The client wanted to build a small mosque to serve his neighborhood on rectangular land plot of about 900 msq. It has a total built up area of about 950 sqm. The domed high ceiling praying space occupies about 350 sqm. A mezzanine dedicated to women tops the main entrance of the mosque and overlooks the main space. The ablution area, the mosque’s imam and servant, the women’s entrance and the minaret’s tower, totaling an area of about 600 msq, wrap the main prayer hall from the north and the north east.
The conceptual challenge was to design a religious space combining, from one hand, the historical, cultural and traditional iconic components of a Hegazi/Memluk mosque, and on the other hand, modern contemporary elements, innovative twists, design solutions and ideas enhancing the overall spiritual and symbolic experience inside and outside the mosque.
From the outside, the eyes and minds of passersby will be able to track that spiraling dark marble envelop with God’s name carvings that surges from the mundane earth rising up towards the divine skies, wrapping the building clear stony masses, twisting and fusing with tall minaret pointing towards the all mighty. The marriage between that dynamic climbing rising modern envelop and those solid mute masses could be seen as unifying between many conflicting material and moral notions of our metamorphosing Muslim Arab contemporary existence: the earthly functions with the heavenly aspirations, the mundane life with the spiritual vision, the limited human existence with the extended transcendental eternity, the wisdom of tradition and the ambition of progress, the static unchanging history and the dynamic jumping future, etc….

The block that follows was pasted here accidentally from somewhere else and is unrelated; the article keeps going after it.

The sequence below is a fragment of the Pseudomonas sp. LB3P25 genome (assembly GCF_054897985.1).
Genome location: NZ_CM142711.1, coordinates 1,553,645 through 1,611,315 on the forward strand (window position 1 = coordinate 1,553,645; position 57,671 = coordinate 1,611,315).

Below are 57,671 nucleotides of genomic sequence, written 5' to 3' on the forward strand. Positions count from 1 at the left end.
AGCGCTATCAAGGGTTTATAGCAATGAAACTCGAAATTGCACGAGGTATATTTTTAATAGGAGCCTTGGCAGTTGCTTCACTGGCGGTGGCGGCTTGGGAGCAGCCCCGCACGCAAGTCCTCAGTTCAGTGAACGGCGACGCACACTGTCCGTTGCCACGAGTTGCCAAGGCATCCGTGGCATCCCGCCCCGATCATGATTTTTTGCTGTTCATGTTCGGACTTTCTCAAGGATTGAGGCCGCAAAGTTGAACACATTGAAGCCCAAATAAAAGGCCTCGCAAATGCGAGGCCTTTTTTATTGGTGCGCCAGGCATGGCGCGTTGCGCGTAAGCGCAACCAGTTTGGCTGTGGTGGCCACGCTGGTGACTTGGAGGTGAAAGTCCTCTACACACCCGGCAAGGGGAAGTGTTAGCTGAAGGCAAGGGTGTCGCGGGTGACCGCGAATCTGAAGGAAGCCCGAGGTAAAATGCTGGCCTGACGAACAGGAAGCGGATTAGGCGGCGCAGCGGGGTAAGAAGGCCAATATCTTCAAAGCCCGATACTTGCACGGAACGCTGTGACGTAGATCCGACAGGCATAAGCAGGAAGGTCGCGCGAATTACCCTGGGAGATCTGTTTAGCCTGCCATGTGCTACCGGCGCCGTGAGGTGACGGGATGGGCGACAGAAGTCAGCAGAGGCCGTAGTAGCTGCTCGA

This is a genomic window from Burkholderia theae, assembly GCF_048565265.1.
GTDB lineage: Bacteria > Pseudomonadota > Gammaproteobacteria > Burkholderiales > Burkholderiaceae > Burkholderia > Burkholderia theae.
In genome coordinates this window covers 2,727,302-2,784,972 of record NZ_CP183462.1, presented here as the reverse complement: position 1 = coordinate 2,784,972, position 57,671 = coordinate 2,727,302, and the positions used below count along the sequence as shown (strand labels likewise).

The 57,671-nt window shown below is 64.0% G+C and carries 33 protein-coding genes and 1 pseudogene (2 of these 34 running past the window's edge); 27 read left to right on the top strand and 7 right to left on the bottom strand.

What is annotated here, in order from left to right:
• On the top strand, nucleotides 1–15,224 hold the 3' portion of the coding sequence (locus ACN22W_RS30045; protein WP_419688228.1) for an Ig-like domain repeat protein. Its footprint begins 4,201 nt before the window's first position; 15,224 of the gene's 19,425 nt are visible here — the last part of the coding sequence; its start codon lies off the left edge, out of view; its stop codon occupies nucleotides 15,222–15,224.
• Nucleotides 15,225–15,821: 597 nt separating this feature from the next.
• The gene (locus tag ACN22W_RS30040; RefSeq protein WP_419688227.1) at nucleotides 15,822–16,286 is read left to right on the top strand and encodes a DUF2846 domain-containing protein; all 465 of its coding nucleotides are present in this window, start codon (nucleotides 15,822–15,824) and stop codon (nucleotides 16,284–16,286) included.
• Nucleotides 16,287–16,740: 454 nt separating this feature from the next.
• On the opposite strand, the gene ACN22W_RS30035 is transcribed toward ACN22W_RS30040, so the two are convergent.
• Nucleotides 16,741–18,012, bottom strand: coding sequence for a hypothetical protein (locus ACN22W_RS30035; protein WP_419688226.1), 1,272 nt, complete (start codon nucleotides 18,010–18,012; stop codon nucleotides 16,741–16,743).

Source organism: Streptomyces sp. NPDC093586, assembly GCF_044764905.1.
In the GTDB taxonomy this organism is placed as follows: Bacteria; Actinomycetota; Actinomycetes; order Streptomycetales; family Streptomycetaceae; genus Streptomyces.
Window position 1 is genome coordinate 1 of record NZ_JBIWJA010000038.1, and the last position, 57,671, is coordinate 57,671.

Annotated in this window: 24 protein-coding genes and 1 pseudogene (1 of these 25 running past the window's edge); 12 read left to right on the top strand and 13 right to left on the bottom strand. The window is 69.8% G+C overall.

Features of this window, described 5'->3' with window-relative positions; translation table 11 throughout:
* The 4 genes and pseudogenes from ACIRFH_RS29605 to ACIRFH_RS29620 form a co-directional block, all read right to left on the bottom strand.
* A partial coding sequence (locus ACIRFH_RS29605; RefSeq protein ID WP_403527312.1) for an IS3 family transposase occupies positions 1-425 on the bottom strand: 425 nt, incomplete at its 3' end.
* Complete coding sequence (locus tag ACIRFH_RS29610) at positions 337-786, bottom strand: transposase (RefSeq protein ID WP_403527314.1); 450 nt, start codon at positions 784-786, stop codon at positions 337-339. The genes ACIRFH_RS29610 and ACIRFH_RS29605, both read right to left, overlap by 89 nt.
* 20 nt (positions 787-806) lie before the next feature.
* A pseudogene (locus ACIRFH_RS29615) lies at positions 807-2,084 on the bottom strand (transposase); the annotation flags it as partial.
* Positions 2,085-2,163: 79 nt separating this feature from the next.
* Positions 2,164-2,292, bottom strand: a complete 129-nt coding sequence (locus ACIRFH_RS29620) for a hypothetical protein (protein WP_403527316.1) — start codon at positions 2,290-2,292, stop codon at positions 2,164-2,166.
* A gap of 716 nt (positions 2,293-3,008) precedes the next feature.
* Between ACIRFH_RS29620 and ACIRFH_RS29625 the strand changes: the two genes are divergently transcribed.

The traditional Memluk style formal transformation connecting the ground to the sky, starting with a four pillared square, transforming into an octagonal ring, and ending with the top point of a dome resting on a short cylinder was reproduced to cover the central prayer hall. This conventional iconic roofing strategy, once erected using bearing walls techniques, was modernized and complemented by the addition of modern clear-storey lighting in between the contemporary concrete structural elements. Regarding the two side naves, an inclined roof opening up towards the quibla direction brings in another dimension to the prayer experience. The person enters the mosque through a conventionally twisted double-heighted porch adjusting the building’s orientation from the street alignment towards Mecca. Once he steps inside, his eyes are hit with a flood of soft lifting natural light washing the space and its users penetrating through the almost inexistent east façade. The slope of the roof opens up towards The Quibla, trying to catch more of that cleansing light coming straight for mecca. Praying facing that brightly lit transparent façade extends the spiritual experience into a heavenly celestial garden occupying the vast space behind it. The transparent façade and the open lush courtyard that backs it suggest the elimination of any remaining physical barriers standing between the believers and God. It unites the congregation inside the mosque with the thousands praying every moment around the Qa’ba.Location: Jeddah, Saudi Arabia
Architect: Abiat Architects
WAF Entry: 2011